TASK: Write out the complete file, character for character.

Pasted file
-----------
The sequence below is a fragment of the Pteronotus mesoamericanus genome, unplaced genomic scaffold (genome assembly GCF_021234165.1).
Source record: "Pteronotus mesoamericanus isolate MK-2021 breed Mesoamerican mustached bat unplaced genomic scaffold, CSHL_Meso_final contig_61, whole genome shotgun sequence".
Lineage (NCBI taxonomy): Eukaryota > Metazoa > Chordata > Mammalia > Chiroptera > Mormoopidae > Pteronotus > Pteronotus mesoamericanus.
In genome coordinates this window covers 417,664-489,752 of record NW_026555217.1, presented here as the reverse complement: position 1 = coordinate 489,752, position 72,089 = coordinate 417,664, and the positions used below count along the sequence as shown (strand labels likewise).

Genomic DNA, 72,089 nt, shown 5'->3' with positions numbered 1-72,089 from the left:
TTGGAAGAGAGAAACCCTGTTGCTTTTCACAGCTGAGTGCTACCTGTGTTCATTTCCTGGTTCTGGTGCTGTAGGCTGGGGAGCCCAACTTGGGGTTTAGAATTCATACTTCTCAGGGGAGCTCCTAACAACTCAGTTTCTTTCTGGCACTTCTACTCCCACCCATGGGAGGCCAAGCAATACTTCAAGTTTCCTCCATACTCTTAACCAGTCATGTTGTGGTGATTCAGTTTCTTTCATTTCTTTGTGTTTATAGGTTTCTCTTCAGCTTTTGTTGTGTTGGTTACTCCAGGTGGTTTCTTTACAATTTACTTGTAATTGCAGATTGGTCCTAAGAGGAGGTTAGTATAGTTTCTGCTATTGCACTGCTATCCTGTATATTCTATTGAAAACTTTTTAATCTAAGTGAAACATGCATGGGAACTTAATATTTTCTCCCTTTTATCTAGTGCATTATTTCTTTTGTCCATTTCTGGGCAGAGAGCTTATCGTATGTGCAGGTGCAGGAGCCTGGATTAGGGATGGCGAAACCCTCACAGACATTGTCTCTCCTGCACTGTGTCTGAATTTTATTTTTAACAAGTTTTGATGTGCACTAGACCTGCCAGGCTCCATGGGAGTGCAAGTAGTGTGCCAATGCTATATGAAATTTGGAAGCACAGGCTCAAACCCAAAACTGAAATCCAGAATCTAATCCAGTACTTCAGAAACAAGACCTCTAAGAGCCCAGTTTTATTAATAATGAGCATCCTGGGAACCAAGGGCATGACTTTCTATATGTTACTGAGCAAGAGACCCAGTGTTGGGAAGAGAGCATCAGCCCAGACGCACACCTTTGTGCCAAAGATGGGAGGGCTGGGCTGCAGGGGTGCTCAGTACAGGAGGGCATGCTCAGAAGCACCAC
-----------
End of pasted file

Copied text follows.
The sequence below is a fragment of the Pteronotus mesoamericanus genome, unplaced genomic scaffold (genome assembly GCF_021234165.1).
Source record: "Pteronotus mesoamericanus isolate MK-2021 breed Mesoamerican mustached bat unplaced genomic scaffold, CSHL_Meso_final contig_61, whole genome shotgun sequence".
Lineage (NCBI taxonomy): Eukaryota > Metazoa > Chordata > Mammalia > Chiroptera > Mormoopidae > Pteronotus > Pteronotus mesoamericanus.
In genome coordinates this window covers 417,664-489,752 of record NW_026555217.1, presented here as the reverse complement: position 1 = coordinate 489,752, position 72,089 = coordinate 417,664, and the positions used below count along the sequence as shown (strand labels likewise).

Genomic DNA, 72,089 nt, shown 5'->3' with positions numbered 1-72,089 from the left:
TTGGAAGAGAGAAACCCTGTTGCTTTTCACAGCTGAGTGCTACCTGTGTTCATTTCCTGGTTCTGGTGCTGTAGGCTGGGGAGCCCAACTTGGGGTTTAGAATTCATACTTCTCAGGGGAGCTCCTAACAACTCAGTTTCTTTCTGGCACTTCTACTCCCACCCATGGGAGGCCAAGCAATACTTCAAGTTTCCTCCATACTCTTAACCAGTCATGTTGTGGTGATTCAGTTTCTTTCATTTCTTTGTGTTTATAGGTTTCTCTTCAGCTTTTGTTGTGTTGGTTACTCCAGGTGGTTTCTTTACAATTTACTTGTAATTGCAGATTGGTCCTAAGAGGAGGTTAGTATAGTTTCTGCTATTGCACTGCTATCCTGTATATTCTATTGAAAACTTTTTAATCTAAGTGAAACATGCATGGGAACTTAATATTTTCTCCCTTTTATCTAGTGCATTATTTCTTTTGTCCATTTCTGGGCAGAGAGCTTATCGTATGTGCAGGTGCAGGAGCCTGGATTAGGGATGGCGAAACCCTCACAGACATTGTCTCTCCTGCACTGTGTCTGAATTTTATTTTTAACAAGTTTTGATGTGCACTAGACCTGCCAGGCTCCATGGGAGTGCAAGTAGTGTGCCAATGCTATATGAAATTTGGAAGCACAGGCTCAAACCCAAAACTGAAATCCAGAATCTAATCCAGTACTTCAGAAACAAGACCTCTAAGAGCCCAGTTTTATTAATAATGAGCATCCTGGGAACCAAGGGCATGACTTTCTATATGTTACTGAGCAAGAGACCCAGTGTTGGGAAGAGAGCATCAGCCCAGACGCACACCTTTGTGCCAAAGATGGGAGGGCTGGGCTGCAGGGGTGCTCAGTACAGGAGGGCATGCTCAGAAGCACCAC